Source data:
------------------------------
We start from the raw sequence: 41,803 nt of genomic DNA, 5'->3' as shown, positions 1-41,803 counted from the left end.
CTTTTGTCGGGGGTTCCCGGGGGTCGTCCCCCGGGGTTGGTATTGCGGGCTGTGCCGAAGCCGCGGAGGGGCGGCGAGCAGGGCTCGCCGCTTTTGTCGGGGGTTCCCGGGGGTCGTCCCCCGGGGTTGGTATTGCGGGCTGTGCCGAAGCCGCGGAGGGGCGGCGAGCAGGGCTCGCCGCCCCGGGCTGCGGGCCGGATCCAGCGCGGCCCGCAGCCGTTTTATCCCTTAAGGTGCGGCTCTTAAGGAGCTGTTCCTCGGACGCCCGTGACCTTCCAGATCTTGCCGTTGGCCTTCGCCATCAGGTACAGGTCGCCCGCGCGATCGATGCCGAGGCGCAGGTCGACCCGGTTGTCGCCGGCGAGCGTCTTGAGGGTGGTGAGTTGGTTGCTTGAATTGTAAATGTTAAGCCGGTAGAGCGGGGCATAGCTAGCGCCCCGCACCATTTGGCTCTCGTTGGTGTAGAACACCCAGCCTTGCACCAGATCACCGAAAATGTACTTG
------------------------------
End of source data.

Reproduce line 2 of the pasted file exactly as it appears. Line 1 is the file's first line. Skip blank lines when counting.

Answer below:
CTTTTGTCGGGGGTTCCCGGGGGTCGTCCCCCGGGGTTGGTATTGCGGGCTGTGCCGAAGCCGCGGAGGGGCGGCGAGCAGGGCTCGCCGCTTTTGTCGGGGGTTCCCGGGGGTCGTCCCCCGGGGTTGGTATTGCGGGCTGTGCCGAAGCCGCGGAGGGGCGGCGAGCAGGGCTCGCCGCCCCGGGCTGCGGGCCGGATCCAGCGCGGCCCGCAGCCGTTTTATCCCTTAAGGTGCGGCTCTTAAGGAGCTGTTCCTCGGACGCCCGTGACCTTCCAGATCTTGCCGTTGGCCTTCGCCATCAGGTACAGGTCGCCCGCGCGATCGATGCCGAGGCGCAGGTCGACCCGGTTGTCGCCGGCGAGCGTCTTGAGGGTGGTGAGTTGGTTGCTTGAATTGTAAATGTTAAGCCGGTAGAGCGGGGCATAGCTAGCGCCCCGCACCATTTGGCTCTCGTTGGTGTAGAACACCCAGCCTTGCACCAGATCACCGAAAATGTACTTG